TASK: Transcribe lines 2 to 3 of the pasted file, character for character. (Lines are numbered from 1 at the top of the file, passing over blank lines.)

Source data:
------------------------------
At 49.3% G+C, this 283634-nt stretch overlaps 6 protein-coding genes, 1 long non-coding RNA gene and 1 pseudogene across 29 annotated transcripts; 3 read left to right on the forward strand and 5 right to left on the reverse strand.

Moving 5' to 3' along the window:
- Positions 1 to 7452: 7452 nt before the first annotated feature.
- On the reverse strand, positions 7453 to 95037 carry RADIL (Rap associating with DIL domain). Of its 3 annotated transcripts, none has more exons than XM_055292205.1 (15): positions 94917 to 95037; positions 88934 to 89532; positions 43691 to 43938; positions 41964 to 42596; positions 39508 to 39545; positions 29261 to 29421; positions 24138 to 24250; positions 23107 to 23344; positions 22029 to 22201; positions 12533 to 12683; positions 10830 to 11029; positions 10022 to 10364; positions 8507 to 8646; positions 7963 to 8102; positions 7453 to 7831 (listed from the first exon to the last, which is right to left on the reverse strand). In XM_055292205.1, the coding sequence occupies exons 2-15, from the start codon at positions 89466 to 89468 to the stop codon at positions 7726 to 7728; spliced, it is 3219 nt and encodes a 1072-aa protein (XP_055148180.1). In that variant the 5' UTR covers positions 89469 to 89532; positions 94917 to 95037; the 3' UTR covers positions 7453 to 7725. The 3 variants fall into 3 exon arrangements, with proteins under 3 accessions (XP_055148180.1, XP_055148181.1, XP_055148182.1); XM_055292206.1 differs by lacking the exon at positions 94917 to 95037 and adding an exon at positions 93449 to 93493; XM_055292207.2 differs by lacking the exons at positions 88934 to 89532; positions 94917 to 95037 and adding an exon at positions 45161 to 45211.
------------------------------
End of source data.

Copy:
Moving 5' to 3' along the window:
- Positions 1 to 7452: 7452 nt before the first annotated feature.